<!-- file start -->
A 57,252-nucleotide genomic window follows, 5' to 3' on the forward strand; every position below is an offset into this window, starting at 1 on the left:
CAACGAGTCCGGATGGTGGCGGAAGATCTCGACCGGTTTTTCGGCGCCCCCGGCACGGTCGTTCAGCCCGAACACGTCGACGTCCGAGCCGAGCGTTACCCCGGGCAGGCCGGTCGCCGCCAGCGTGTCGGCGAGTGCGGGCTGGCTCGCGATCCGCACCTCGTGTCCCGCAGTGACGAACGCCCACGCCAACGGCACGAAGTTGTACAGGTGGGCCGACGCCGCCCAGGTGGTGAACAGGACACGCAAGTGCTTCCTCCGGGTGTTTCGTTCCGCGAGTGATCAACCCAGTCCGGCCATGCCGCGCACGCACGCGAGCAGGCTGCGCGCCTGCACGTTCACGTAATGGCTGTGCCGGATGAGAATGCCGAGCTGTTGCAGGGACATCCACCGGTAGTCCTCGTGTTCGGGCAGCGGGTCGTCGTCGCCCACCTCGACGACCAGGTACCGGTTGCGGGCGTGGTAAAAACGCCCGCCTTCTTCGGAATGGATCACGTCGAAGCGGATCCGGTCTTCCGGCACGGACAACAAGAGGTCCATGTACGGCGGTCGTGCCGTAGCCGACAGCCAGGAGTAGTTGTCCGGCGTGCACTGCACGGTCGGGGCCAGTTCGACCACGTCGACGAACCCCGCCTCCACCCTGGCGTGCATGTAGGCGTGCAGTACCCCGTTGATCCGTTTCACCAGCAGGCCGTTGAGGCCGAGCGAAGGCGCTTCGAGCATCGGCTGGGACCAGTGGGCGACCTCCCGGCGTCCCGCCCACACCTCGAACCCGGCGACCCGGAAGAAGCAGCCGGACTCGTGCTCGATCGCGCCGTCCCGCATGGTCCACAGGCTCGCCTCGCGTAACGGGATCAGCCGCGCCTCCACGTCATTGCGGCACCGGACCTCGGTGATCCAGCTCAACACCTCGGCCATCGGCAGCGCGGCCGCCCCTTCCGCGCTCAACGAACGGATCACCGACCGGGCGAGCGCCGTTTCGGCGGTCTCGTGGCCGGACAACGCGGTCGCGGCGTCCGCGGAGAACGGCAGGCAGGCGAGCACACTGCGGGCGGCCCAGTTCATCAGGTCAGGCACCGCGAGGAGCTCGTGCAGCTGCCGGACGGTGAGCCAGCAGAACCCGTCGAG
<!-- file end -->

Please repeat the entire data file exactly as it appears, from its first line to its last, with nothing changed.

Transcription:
A 57,252-nucleotide genomic window follows, 5' to 3' on the forward strand; every position below is an offset into this window, starting at 1 on the left:
CAACGAGTCCGGATGGTGGCGGAAGATCTCGACCGGTTTTTCGGCGCCCCCGGCACGGTCGTTCAGCCCGAACACGTCGACGTCCGAGCCGAGCGTTACCCCGGGCAGGCCGGTCGCCGCCAGCGTGTCGGCGAGTGCGGGCTGGCTCGCGATCCGCACCTCGTGTCCCGCAGTGACGAACGCCCACGCCAACGGCACGAAGTTGTACAGGTGGGCCGACGCCGCCCAGGTGGTGAACAGGACACGCAAGTGCTTCCTCCGGGTGTTTCGTTCCGCGAGTGATCAACCCAGTCCGGCCATGCCGCGCACGCACGCGAGCAGGCTGCGCGCCTGCACGTTCACGTAATGGCTGTGCCGGATGAGAATGCCGAGCTGTTGCAGGGACATCCACCGGTAGTCCTCGTGTTCGGGCAGCGGGTCGTCGTCGCCCACCTCGACGACCAGGTACCGGTTGCGGGCGTGGTAAAAACGCCCGCCTTCTTCGGAATGGATCACGTCGAAGCGGATCCGGTCTTCCGGCACGGACAACAAGAGGTCCATGTACGGCGGTCGTGCCGTAGCCGACAGCCAGGAGTAGTTGTCCGGCGTGCACTGCACGGTCGGGGCCAGTTCGACCACGTCGACGAACCCCGCCTCCACCCTGGCGTGCATGTAGGCGTGCAGTACCCCGTTGATCCGTTTCACCAGCAGGCCGTTGAGGCCGAGCGAAGGCGCTTCGAGCATCGGCTGGGACCAGTGGGCGACCTCCCGGCGTCCCGCCCACACCTCGAACCCGGCGACCCGGAAGAAGCAGCCGGACTCGTGCTCGATCGCGCCGTCCCGCATGGTCCACAGGCTCGCCTCGCGTAACGGGATCAGCCGCGCCTCCACGTCATTGCGGCACCGGACCTCGGTGATCCAGCTCAACACCTCGGCCATCGGCAGCGCGGCCGCCCCTTCCGCGCTCAACGAACGGATCACCGACCGGGCGAGCGCCGTTTCGGCGGTCTCGTGGCCGGACAACGCGGTCGCGGCGTCCGCGGAGAACGGCAGGCAGGCGAGCACACTGCGGGCGGCCCAGTTCATCAGGTCAGGCACCGCGAGGAGCTCGTGCAGCTGCCGGACGGTGAGCCAGCAGAACCCGTCGAG